Jamie Mann realized in elementary school that he preferred ballet to sports, and with that chosen path came some tests to his character. But despite his tender age, he had the focus and confidence to follow that path all the way to a starring role on Netflix.
Jamie started taking ballet classes in second grade, after being mesmerized by ‘Billy Elliot the Musical’ on Broadway. He was the only boy in his class, which didn’t bother him at first, but began to as he grew a little older.
So the family started commuting from their home in Westport, Connecticut, to New York City so he could dance with other boys at Alvin Ailey’s Athletic Boys Dance Program. This further encouraged Jamie to devote himself to ballet, and he went on to join the esteemed School of American Ballet, dance with New York City Ballet, and land his dream role of Billy Elliot in a touring production of the musical.
And now, aged 17, he is starring in the new Netflix sitcom ‘Country Comfort’ alongside Eddie Cibrian and Katherine McPhee. McPhee plays a country singer who accidentally lands the job of the new nanny for the family, who have lost their mom, and brings music back into the home.
The role allows Jamie to flex his musical as well as acting muscles, and is the perfect end to his own story of following his gut to success, which has shown tenacity and devotion that Billy Elliot himself would be proud of.
Tell us a little bit about your experience as a child actor, and that commitment to your craft and career from such a young age.
I got an agent in third grade, so that’s eight years old, and for a period of around four or five years, I really wasn’t booking anything. I was young, I was new in the business, and it’s hard and so unpredictable. But that was important for me, because I learned resilience and how to handle rejection, and I’m very thankful for that time. I learned how to handle not being able to get anything and finding the optimism to continue. And I was just training a lot, and focusing on getting better.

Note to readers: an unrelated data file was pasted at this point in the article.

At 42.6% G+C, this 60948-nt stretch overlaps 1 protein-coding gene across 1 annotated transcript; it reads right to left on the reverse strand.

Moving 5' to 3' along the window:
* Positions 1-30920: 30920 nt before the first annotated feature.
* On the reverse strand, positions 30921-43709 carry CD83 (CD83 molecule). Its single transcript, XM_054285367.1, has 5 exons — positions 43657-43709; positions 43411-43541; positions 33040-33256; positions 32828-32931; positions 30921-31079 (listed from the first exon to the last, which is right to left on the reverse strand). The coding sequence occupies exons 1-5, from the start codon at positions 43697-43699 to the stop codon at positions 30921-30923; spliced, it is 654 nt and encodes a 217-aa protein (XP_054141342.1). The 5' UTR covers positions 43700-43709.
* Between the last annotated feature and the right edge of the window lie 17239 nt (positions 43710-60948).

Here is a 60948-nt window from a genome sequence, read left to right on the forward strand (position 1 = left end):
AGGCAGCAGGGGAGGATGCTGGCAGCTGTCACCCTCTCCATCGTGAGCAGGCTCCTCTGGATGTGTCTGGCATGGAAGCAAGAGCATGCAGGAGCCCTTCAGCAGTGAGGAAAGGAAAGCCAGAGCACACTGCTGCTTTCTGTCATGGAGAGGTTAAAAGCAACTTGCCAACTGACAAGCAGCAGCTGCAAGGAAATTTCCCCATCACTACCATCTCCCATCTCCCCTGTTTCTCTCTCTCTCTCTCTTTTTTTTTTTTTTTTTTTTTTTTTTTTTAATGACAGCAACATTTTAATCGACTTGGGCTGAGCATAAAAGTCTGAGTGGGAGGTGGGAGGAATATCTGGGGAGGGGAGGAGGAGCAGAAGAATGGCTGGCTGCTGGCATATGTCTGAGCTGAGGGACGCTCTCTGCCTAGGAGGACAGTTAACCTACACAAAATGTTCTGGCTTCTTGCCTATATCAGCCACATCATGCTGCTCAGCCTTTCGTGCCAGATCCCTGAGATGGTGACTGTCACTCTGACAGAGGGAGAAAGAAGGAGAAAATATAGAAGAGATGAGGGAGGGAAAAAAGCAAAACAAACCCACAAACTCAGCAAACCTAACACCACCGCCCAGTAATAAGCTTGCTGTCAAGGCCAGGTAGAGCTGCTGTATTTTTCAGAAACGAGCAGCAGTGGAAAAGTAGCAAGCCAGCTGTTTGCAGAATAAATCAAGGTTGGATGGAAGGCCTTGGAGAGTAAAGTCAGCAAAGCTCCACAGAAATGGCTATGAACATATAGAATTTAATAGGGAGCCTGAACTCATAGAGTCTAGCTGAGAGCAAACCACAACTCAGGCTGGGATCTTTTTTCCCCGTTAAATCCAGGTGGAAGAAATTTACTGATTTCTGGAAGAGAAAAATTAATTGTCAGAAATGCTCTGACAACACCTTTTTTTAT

Ballet was your gateway into the entertainment world, and where you excelled first. Where did your love for ballet begin?
My family and I saw a production of ‘Swan Lake’ in Madrid, Spain, when we lived there for a period when I was around three years old. And my mom said that I was watching it, completely mesmerized, as my father fell asleep. And when I was young, my mom said that I used to always dance in storefronts, and there was no stopping me. So I think that I’ve always been a little bit of a dancer at heart.
Then when I was in second grade, I started to take ballet classes and I really fell in love with the gracefulness of it. And I’ve carried on with ballet throughout my life, because I think it’s a really important style of dance. It’s a fun art form in itself, and helps to give structure to any other kind of dance you want to try to pursue.
Initially, you were the only boy your ballet class, and then your parents found you some boys’ dance groups to join. Can you tell us about that experience, as a boy in something that is stereotypically more practiced by girls, and did you ever have any doubts about pursuing it?
In the beginning, I was almost ignorant to it. I was in second grade and not thinking a lot about what social norms were. But as I got older, in fourth and fifth grade, I realized that I was the only boy in my class, and that was weird, because all my friends were playing baseball and basketball, and I really hated sports. That was definitely something I struggled with, because it was difficult, first of all, to not have the same passions as they did.